Liu Yongmou is an associate professor at School of Philosophy, Remin University of China, Beijing, PRC, a part-time advanced researcher Food Safety Research Base of Jiangsu Province, Wuxi, PRC and a visiting scholar at Department of History of...
Internet of Things: what is it?
Currently we can discern two main blocks of thought on IoT. The first is a reactive framework of ideas and thought that sees IoT as a layer of digital connectivity on top of existing infrastructure and things. This position sees IoT as a manageable set of convergent developments on infrastructure, services, applications and governance tools. It is assumed that, as in the transition from mainframe to Internet some business will fail and new ones will emerge, this will happen within the current governance, currency end business models.
The second is a proactive framework of ideas and thought that sees IoT as a severely disruptive convergence that is unmanageable with current tools, as it will change the notion of what data and what noise is from the supply chain on to 'apps'.
The Internet of Things; imagine a world where everything can be both analogue and digitally approached - reformulates our relationship with objects – things- as well as the objects themselves. Any object that carries an RFID tag relates not only to you, but also through being read by a RFID reader nearby, to other objects, relations or values in a database. In this world, you are no longer alone, anywhere.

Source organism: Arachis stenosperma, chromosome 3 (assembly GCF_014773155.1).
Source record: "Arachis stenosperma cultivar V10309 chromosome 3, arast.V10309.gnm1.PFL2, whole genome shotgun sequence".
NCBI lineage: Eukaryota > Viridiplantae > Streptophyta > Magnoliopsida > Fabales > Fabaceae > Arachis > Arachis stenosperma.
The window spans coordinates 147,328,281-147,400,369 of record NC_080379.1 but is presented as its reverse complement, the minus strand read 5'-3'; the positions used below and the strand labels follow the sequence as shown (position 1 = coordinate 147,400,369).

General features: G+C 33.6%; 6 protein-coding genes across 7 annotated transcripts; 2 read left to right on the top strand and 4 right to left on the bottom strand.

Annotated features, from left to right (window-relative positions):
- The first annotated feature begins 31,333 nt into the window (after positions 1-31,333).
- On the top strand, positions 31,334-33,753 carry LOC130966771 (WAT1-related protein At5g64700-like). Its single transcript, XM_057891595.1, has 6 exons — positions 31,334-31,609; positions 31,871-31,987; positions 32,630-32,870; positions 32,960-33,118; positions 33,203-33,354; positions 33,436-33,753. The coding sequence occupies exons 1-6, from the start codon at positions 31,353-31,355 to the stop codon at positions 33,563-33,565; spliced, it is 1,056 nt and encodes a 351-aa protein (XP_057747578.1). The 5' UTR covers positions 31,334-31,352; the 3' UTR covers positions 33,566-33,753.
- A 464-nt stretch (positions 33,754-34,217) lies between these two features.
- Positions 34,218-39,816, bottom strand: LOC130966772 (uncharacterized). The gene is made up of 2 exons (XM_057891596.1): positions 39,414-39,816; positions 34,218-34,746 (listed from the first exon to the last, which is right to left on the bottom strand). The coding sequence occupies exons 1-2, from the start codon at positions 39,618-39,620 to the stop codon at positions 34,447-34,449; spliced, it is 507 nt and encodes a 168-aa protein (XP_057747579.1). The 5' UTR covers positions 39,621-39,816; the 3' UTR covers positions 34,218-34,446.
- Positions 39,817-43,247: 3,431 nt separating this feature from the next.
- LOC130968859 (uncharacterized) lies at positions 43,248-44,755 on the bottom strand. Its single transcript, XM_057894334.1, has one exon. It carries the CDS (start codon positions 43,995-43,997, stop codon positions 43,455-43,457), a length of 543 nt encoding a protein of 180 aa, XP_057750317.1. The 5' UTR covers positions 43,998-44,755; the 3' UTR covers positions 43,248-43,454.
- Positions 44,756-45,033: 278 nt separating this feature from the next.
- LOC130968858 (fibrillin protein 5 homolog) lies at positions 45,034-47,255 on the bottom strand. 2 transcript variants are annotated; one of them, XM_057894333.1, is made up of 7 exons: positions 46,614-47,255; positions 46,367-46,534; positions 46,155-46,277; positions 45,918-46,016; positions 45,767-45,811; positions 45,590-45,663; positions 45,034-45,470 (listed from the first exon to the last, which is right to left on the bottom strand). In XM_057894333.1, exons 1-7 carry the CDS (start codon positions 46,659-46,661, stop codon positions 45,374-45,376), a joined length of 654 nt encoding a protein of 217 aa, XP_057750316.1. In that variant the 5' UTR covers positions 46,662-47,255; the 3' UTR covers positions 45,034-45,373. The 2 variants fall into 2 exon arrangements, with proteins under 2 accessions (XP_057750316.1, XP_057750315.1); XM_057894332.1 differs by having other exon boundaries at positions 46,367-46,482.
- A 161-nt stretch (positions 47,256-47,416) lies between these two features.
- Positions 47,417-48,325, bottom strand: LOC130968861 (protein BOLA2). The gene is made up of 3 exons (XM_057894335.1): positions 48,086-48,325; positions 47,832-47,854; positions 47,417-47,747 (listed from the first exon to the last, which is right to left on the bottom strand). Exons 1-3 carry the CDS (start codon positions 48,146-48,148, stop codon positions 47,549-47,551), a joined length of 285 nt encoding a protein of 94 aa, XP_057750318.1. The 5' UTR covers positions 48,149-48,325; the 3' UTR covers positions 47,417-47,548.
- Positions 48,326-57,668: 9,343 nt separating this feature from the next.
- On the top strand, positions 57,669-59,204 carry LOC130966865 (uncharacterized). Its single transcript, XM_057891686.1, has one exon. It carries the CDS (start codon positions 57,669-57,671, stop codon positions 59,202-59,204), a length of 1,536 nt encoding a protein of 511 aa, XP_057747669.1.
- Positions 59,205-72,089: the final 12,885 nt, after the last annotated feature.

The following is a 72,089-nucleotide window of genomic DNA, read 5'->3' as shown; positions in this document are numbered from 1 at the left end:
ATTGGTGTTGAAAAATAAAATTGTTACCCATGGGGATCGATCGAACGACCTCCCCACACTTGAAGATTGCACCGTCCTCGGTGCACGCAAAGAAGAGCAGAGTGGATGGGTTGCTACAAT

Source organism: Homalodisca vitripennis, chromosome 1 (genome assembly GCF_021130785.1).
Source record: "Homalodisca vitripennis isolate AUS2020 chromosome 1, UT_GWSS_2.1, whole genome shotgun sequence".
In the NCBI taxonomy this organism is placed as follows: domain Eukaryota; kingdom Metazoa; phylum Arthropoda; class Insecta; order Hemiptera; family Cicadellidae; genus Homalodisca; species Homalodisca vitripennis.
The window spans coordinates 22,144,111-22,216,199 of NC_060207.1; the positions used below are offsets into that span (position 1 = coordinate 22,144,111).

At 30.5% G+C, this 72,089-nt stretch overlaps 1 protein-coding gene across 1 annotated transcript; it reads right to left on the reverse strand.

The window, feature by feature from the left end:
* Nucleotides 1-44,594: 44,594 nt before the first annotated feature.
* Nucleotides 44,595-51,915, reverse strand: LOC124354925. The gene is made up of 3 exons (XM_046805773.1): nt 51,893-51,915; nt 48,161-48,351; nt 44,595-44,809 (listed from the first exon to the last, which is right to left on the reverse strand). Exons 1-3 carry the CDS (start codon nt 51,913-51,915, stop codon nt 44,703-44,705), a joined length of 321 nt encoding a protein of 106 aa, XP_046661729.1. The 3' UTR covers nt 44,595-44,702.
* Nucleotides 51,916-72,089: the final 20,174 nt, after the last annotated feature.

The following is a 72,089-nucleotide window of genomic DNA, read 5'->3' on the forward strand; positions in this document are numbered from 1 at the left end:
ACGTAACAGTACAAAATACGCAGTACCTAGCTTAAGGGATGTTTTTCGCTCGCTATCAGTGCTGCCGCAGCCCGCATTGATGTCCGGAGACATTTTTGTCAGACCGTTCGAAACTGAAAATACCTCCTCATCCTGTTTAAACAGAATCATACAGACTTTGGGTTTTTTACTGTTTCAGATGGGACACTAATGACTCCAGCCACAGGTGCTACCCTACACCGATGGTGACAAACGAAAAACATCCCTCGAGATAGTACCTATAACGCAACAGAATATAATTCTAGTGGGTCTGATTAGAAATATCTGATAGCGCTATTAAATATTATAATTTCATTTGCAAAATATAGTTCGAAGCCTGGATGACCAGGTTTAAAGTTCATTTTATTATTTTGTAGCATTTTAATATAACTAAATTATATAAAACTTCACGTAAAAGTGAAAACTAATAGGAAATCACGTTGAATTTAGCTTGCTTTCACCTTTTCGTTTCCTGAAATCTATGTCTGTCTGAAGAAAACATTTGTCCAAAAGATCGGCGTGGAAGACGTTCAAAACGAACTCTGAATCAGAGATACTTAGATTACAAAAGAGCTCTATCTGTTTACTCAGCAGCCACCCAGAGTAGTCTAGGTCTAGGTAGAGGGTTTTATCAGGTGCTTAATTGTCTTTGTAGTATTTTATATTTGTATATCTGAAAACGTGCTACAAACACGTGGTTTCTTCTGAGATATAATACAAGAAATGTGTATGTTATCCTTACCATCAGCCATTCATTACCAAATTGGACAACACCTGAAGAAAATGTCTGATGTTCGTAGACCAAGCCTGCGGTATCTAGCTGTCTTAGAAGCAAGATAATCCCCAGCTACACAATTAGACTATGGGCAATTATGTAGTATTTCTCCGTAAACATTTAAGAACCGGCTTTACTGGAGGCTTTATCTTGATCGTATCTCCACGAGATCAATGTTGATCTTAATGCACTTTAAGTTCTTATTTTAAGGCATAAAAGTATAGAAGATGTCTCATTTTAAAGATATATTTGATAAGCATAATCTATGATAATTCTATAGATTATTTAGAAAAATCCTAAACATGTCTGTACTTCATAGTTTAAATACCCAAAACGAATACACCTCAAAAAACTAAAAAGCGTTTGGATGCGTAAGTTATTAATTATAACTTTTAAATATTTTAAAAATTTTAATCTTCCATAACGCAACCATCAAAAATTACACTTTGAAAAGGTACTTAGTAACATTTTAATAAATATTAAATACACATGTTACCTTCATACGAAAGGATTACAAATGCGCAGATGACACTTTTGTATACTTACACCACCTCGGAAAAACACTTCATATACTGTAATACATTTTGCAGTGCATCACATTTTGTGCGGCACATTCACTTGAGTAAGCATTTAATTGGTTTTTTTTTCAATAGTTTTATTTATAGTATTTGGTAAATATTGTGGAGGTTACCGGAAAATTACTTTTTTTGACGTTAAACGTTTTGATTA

It holds dangers, but it also holds promises.
And maybe it can be the positive solution, the logical step in the history of outsourcing memory to objects, devices and the environment, for the challenges we all face today of an ever growing individualization that might tempt citizens into breaking with existing solidarities ( among race, gender, ethnicity, age…) that are currently harnassed through the nation state.
What if through The Internet of Things we can create a layer of data, open to all, through which individuals can decide for themselves what they are willing to pay for, to get direct feedback from their voluntary donations, to coordinate community spending that has a direct bearing to their needs, to negocaite with other people in other parts of the world how to use their money?